Observations Letter from New England

An inconvenient truth: urgent care is not primary care

BMJ 2015; 350 doi: https://doi.org/10.1136/bmj.h1657 (Published 26 March 2015) Cite this as: BMJ 2015;350:h1657
  1. David Loxterkamp, medical director, Seaport Community Health Center, Belfast, Maine
  1. david.loxterkamp{at}gmail.com

Primary care is best at placing illness in context

In February 2014 the biggest seller of prescription drugs in the United States, CVS Caremark, announced that it would end the sale of tobacco and tobacco products. The decision would cost the company an estimated $2bn (£1.3bn; €1.8bn) a year, but that represented only a fraction of the $127bn in total sales.1 The company then changed its name to CVS Health, signaling its desire to become a healthcare company, not just a chain of retail pharmacies. In fact, the transformation of CVS was foreshadowed years earlier when it opened its first in-store medical clinic.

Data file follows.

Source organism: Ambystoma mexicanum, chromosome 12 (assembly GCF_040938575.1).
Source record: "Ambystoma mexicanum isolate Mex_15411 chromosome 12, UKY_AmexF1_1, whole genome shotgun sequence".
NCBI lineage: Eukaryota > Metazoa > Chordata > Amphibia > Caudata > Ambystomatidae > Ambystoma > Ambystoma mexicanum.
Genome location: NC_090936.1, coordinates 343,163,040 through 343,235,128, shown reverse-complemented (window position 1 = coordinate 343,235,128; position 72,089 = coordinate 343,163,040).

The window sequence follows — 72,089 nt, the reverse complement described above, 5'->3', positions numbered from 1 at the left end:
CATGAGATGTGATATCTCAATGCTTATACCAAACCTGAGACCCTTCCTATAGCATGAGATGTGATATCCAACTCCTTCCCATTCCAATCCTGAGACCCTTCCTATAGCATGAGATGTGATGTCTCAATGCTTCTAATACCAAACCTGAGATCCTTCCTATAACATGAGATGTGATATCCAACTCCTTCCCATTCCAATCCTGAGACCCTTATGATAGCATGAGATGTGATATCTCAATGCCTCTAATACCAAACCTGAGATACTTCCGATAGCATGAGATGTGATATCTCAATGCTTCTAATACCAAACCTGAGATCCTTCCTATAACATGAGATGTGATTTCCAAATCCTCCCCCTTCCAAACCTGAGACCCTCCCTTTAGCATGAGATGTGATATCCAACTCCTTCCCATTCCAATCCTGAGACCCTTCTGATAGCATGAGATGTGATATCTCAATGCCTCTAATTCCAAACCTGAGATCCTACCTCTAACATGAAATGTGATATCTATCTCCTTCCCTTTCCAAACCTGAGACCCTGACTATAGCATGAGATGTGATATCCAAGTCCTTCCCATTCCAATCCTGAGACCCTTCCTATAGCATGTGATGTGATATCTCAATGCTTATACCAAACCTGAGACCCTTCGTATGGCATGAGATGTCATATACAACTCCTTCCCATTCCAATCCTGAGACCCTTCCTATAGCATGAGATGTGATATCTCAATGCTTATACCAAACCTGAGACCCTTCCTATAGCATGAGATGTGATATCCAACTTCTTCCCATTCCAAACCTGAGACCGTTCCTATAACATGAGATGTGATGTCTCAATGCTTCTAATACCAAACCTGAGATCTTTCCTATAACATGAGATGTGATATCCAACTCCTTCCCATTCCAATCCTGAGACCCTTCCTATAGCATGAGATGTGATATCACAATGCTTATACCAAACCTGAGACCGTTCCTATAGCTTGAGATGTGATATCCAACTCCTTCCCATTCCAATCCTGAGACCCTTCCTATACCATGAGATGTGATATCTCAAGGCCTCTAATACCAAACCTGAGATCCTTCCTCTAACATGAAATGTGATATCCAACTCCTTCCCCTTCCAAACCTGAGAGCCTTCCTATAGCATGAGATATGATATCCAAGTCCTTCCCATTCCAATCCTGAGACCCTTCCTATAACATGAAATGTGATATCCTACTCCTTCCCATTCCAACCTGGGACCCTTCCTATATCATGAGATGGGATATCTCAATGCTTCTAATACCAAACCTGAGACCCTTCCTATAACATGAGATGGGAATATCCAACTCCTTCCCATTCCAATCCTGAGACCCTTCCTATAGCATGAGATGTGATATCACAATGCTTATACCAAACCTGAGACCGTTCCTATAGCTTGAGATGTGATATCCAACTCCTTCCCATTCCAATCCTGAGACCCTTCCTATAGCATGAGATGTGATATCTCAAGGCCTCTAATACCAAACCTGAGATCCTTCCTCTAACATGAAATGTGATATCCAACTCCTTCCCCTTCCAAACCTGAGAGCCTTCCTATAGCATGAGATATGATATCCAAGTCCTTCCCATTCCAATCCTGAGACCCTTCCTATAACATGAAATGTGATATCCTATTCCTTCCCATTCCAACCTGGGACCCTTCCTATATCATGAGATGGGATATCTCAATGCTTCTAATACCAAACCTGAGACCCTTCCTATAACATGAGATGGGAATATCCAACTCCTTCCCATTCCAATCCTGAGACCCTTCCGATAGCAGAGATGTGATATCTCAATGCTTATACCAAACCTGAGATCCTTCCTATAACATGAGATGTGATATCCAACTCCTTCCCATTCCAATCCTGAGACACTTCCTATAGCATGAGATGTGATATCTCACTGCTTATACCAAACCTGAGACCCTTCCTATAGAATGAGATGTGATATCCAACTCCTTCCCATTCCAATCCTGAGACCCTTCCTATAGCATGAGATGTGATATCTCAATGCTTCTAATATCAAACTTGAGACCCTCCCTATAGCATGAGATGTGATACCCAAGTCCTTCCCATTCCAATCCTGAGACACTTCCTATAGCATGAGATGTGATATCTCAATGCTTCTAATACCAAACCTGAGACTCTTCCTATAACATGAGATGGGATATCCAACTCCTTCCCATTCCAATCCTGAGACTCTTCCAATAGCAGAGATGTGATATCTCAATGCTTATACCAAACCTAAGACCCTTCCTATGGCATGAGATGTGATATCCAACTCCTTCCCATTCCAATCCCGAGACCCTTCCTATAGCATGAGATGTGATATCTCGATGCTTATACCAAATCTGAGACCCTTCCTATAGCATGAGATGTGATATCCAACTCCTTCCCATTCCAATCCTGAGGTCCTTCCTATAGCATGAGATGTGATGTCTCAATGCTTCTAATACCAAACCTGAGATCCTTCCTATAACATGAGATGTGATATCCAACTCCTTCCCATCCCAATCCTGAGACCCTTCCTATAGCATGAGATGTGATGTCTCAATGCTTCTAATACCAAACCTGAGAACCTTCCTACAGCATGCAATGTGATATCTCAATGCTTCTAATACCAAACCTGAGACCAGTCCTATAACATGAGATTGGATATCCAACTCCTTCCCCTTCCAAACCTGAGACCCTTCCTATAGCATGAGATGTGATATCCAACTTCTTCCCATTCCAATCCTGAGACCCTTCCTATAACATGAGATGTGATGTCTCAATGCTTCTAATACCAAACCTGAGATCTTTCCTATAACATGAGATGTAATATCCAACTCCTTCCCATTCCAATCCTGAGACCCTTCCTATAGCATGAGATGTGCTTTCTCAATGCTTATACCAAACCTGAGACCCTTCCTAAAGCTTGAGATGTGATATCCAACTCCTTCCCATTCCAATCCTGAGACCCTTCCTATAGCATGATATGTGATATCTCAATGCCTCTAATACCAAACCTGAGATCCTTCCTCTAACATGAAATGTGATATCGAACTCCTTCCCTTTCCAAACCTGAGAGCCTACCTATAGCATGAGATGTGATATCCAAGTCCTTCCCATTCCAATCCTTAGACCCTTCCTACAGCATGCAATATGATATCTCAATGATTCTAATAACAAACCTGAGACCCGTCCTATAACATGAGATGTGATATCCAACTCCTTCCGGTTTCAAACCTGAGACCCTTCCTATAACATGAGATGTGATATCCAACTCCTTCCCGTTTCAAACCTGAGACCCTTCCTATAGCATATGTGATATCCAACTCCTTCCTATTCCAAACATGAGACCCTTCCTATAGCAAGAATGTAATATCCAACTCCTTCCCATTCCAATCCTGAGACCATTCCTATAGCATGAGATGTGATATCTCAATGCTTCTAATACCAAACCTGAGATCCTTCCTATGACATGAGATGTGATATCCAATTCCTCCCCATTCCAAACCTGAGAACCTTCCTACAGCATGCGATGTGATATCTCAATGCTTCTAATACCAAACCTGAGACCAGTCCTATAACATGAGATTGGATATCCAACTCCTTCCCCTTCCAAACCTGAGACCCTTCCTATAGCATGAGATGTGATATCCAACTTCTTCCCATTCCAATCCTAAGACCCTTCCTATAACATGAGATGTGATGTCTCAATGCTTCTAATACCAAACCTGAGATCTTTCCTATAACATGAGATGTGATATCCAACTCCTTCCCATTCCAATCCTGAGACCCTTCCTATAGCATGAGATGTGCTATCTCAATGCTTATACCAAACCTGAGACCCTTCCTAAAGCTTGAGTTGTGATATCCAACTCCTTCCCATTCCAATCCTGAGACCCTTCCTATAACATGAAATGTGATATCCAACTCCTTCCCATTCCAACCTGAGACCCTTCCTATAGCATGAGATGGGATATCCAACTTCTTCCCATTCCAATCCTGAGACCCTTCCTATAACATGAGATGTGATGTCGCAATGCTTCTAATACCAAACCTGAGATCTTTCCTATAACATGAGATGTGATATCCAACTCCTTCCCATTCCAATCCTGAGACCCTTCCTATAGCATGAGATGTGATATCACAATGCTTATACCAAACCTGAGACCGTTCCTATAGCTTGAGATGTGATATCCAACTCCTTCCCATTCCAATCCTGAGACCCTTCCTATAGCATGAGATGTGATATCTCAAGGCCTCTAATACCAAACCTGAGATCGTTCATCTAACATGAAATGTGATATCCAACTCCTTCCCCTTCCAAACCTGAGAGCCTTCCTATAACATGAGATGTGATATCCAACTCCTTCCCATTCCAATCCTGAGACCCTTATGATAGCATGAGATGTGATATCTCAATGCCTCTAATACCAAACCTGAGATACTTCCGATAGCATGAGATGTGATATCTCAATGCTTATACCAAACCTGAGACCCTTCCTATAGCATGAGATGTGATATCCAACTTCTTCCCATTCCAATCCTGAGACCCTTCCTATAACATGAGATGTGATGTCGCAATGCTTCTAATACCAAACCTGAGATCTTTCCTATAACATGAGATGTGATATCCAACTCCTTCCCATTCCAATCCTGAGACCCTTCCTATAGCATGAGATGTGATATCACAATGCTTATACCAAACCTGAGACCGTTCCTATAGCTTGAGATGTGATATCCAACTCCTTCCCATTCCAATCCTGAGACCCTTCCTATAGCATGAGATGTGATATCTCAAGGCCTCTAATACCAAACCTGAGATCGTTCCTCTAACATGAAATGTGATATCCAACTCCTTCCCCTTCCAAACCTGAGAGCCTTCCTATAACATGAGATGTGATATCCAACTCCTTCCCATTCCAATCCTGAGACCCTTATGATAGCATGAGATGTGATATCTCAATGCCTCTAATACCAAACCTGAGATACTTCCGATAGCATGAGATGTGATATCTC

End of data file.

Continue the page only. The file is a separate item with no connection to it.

Today CVS is the largest operator of walk-in health centers in the US, with its MinuteClinics in more than 900 stores and 31 states. They are staffed by nurse practitioners and physician assistants who treat minor illnesses and accidents and carry out health screening and preventive examinations, tests, and vaccinations at roughly half the cost of a regular doctor’s visit. Andrew Sussman, president of MinuteClinics and a doctor, sees walk-in centers as filling a void. Half the patients who …

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